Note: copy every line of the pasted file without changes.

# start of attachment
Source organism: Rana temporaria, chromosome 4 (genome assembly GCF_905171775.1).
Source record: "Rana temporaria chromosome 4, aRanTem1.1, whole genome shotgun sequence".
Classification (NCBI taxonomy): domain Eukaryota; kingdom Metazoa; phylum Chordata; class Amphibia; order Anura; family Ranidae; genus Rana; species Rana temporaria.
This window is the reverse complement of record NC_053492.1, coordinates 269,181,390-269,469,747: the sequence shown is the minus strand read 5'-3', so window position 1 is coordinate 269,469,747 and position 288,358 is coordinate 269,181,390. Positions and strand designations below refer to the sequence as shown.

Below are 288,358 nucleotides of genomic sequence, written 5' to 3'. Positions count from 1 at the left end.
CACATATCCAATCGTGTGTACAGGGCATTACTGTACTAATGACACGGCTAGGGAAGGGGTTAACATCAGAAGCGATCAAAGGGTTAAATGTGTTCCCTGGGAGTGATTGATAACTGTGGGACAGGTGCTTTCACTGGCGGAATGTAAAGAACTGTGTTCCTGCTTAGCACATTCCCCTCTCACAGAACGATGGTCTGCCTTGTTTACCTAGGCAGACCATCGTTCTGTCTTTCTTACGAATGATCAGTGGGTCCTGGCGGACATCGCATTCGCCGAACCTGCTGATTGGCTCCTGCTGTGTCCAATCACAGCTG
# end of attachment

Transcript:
Source organism: Rana temporaria, chromosome 4 (genome assembly GCF_905171775.1).
Source record: "Rana temporaria chromosome 4, aRanTem1.1, whole genome shotgun sequence".
Classification (NCBI taxonomy): domain Eukaryota; kingdom Metazoa; phylum Chordata; class Amphibia; order Anura; family Ranidae; genus Rana; species Rana temporaria.
This window is the reverse complement of record NC_053492.1, coordinates 269,181,390-269,469,747: the sequence shown is the minus strand read 5'-3', so window position 1 is coordinate 269,469,747 and position 288,358 is coordinate 269,181,390. Positions and strand designations below refer to the sequence as shown.

Below are 288,358 nucleotides of genomic sequence, written 5' to 3'. Positions count from 1 at the left end.
CACATATCCAATCGTGTGTACAGGGCATTACTGTACTAATGACACGGCTAGGGAAGGGGTTAACATCAGAAGCGATCAAAGGGTTAAATGTGTTCCCTGGGAGTGATTGATAACTGTGGGACAGGTGCTTTCACTGGCGGAATGTAAAGAACTGTGTTCCTGCTTAGCACATTCCCCTCTCACAGAACGATGGTCTGCCTTGTTTACCTAGGCAGACCATCGTTCTGTCTTTCTTACGAATGATCAGTGGGTCCTGGCGGACATCGCATTCGCCGAACCTGCTGATTGGCTCCTGCTGTGTCCAATCACAGCTG